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William Morris (1834–1896), poet, social reformer, and a leading figure in the Pre–Raphaelite movement, founded the Kelmscott Press in 1891. William Morris’ work had an enormous and beneficial effect on the printers of his time. He led the way back to using unified typography, and he reinstated the book illustrated by one artist and conforming to an overall design.

The Kelmscott Chaucer was printed in two columns on handmade paper with specially designed large Gothic type in red and black, with 87 woodcut illustrations and 116 full–page plates after designs by Sir Edward Burne–Jones, and numerous woodcut borders and initial letters designed for this work by William Morris.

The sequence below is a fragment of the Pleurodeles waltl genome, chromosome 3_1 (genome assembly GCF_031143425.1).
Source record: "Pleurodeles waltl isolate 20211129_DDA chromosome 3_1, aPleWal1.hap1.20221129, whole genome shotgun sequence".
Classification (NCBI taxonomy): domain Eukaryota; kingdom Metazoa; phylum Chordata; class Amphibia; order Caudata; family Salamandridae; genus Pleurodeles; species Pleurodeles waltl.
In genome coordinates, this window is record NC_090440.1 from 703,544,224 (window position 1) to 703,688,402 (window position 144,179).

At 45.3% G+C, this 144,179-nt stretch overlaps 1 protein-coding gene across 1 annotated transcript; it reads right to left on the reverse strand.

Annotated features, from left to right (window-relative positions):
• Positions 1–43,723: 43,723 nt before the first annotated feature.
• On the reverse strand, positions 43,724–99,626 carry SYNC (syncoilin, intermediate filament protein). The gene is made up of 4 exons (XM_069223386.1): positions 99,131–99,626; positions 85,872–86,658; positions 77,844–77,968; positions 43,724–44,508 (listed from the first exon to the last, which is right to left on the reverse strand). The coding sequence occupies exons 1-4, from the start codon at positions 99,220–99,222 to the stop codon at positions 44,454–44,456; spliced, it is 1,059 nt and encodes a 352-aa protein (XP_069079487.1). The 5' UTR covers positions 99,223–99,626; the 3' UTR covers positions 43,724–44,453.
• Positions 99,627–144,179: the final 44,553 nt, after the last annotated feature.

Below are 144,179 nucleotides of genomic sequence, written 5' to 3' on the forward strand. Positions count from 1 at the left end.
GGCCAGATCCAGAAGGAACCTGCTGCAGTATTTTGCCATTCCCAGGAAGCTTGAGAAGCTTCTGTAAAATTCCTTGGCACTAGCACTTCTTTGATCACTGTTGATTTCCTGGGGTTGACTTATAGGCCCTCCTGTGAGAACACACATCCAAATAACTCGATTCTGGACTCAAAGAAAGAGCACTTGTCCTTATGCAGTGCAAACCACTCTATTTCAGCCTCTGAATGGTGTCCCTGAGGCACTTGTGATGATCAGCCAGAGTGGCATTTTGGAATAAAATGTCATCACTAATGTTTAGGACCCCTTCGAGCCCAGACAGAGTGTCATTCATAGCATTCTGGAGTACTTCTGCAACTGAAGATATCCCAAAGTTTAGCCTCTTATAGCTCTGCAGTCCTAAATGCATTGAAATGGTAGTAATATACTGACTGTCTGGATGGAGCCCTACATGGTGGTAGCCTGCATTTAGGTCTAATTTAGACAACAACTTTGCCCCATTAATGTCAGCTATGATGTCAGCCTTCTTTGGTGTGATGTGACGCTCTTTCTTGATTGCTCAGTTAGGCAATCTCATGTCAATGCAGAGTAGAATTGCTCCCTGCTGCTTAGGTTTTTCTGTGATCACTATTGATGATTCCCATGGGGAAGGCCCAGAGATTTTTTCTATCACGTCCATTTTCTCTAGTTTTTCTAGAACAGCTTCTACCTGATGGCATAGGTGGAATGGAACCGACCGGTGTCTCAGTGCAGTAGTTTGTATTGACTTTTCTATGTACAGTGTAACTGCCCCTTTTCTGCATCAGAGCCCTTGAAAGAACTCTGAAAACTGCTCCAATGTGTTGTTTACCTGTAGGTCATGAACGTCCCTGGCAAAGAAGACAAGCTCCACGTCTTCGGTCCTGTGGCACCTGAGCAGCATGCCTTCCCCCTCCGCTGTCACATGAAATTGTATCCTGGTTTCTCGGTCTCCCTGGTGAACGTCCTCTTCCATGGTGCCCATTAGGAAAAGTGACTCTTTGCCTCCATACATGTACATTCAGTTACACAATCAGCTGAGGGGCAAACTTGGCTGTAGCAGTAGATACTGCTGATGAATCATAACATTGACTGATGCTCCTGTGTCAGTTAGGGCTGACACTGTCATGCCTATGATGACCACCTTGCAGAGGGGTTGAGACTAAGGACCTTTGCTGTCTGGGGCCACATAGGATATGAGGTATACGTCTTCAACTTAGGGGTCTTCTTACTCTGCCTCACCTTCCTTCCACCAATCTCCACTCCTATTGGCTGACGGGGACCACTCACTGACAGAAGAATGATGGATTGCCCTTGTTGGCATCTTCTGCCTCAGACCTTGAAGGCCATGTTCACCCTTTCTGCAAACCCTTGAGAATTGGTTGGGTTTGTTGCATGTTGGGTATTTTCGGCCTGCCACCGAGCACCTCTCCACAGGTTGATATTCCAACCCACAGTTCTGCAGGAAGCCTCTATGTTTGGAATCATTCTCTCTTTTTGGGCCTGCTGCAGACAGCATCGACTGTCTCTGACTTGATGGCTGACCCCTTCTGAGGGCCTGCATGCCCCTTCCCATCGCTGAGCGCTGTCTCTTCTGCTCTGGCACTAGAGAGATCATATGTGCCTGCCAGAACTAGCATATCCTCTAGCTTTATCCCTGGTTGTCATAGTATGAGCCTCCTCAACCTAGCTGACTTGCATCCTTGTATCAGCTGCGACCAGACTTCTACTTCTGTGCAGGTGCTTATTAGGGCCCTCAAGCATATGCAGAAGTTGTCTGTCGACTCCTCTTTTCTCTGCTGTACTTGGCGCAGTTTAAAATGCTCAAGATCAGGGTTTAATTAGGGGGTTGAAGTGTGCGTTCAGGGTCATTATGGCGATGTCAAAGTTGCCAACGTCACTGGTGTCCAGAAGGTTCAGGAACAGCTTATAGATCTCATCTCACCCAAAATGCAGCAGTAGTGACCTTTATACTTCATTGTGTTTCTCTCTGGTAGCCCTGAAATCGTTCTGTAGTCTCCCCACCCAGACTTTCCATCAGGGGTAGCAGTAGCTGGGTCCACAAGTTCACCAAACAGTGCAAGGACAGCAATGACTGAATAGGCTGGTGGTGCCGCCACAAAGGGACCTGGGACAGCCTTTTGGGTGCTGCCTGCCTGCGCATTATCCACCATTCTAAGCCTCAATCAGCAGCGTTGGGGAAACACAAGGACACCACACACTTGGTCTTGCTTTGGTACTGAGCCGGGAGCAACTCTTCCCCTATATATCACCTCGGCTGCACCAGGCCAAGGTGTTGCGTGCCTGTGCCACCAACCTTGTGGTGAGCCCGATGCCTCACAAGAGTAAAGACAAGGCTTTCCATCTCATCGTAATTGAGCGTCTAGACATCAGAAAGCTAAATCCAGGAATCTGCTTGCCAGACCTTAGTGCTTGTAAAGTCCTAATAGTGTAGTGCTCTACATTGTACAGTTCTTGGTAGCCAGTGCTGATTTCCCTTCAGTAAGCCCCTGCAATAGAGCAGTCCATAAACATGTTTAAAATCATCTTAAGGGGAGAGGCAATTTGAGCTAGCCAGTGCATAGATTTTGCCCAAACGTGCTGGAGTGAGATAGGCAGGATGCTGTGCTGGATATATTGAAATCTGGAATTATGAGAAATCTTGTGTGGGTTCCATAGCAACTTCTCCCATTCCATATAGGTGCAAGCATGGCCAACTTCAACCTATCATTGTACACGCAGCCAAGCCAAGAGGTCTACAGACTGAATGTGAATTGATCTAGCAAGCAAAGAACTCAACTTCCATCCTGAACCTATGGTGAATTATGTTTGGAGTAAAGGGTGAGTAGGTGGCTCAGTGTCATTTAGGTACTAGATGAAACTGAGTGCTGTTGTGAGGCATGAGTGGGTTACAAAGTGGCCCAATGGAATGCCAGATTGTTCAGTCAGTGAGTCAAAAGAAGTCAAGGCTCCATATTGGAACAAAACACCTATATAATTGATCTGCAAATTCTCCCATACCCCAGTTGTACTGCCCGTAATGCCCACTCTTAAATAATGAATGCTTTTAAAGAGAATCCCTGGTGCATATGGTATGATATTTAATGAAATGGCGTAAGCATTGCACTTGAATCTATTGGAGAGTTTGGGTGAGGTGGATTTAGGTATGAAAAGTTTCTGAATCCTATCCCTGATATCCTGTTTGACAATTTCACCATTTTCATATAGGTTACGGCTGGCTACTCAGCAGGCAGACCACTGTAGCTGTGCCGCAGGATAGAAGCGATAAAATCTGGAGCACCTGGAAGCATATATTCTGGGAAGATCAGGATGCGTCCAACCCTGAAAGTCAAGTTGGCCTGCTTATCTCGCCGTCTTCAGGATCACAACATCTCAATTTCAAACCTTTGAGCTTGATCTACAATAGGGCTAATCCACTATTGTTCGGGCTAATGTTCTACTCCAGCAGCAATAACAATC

This single case exhibition was originally on display in the Morris Library Information Room from June 1-June 2, 2012.

Tags: Morris, William, 1834-1896; Kelmscott Press

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